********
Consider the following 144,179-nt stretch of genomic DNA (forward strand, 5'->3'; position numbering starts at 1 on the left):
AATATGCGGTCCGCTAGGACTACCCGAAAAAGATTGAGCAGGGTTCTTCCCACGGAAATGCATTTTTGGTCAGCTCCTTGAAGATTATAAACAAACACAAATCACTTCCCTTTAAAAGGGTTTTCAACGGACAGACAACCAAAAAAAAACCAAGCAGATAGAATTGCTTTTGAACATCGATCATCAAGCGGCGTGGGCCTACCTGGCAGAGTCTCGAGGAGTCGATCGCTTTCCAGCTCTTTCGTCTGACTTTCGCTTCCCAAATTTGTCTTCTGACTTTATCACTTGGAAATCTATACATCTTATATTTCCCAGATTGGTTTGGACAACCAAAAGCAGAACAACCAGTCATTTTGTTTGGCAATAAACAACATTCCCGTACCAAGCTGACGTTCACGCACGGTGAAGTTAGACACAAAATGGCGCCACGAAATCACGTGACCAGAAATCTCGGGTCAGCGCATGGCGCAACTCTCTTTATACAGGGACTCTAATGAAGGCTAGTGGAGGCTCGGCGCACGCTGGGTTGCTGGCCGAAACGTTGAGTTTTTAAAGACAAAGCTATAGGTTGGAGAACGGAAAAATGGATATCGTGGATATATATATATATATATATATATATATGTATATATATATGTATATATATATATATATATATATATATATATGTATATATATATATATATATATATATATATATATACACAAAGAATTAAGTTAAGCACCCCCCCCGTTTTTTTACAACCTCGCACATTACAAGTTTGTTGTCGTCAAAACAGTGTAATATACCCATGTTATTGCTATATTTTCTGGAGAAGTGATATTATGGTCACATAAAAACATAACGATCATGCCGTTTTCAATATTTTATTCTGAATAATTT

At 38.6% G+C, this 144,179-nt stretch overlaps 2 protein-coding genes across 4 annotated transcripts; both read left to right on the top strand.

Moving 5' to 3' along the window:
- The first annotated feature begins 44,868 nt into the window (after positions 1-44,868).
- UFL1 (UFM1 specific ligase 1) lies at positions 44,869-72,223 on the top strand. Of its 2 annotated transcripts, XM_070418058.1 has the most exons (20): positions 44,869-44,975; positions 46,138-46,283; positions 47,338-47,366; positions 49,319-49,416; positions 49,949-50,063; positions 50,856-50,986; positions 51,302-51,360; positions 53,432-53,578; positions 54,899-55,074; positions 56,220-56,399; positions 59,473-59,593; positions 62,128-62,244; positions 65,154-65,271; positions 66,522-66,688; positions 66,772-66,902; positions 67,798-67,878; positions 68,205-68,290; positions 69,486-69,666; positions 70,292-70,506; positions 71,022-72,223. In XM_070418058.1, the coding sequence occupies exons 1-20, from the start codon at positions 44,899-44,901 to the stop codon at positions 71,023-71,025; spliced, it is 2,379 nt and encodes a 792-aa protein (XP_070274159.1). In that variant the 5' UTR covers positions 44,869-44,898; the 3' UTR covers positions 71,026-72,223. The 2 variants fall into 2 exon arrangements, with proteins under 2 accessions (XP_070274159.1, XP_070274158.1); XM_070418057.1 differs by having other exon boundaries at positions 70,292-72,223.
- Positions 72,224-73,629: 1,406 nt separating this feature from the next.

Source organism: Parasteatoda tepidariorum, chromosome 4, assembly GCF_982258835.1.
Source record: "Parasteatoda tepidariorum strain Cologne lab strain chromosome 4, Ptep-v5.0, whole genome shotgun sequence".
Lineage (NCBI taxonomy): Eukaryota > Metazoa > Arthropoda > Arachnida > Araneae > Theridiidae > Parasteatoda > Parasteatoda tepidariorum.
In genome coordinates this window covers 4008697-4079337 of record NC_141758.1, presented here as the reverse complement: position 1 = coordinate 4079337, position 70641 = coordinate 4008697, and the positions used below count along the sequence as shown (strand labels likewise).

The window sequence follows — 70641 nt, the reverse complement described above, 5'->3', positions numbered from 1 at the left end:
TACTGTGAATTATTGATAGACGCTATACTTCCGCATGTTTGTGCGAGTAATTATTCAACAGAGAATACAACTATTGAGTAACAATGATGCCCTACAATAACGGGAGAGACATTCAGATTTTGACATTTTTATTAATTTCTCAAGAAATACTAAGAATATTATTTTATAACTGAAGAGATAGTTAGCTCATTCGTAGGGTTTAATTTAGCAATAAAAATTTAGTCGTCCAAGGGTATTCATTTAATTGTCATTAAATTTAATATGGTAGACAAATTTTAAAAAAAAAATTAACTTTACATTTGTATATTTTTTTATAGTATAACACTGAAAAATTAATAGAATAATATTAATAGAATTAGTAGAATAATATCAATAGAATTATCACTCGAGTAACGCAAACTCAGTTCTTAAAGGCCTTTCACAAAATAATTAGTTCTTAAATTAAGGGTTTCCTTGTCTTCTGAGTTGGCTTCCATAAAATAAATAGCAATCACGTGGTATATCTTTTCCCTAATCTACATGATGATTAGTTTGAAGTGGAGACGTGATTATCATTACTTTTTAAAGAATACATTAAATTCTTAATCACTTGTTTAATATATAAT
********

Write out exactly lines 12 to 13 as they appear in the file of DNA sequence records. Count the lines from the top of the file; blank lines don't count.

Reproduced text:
The window sequence follows — 70641 nt, the reverse complement described above, 5'->3', positions numbered from 1 at the left end:
TACTGTGAATTATTGATAGACGCTATACTTCCGCATGTTTGTGCGAGTAATTATTCAACAGAGAATACAACTATTGAGTAACAATGATGCCCTACAATAACGGGAGAGACATTCAGATTTTGACATTTTTATTAATTTCTCAAGAAATACTAAGAATATTATTTTATAACTGAAGAGATAGTTAGCTCATTCGTAGGGTTTAATTTAGCAATAAAAATTTAGTCGTCCAAGGGTATTCATTTAATTGTCATTAAATTTAATATGGTAGACAAATTTTAAAAAAAAAATTAACTTTACATTTGTATATTTTTTTATAGTATAACACTGAAAAATTAATAGAATAATATTAATAGAATTAGTAGAATAATATCAATAGAATTATCACTCGAGTAACGCAAACTCAGTTCTTAAAGGCCTTTCACAAAATAATTAGTTCTTAAATTAAGGGTTTCCTTGTCTTCTGAGTTGGCTTCCATAAAATAAATAGCAATCACGTGGTATATCTTTTCCCTAATCTACATGATGATTAGTTTGAAGTGGAGACGTGATTATCATTACTTTTTAAAGAATACATTAAATTCTTAATCACTTGTTTAATATATAAT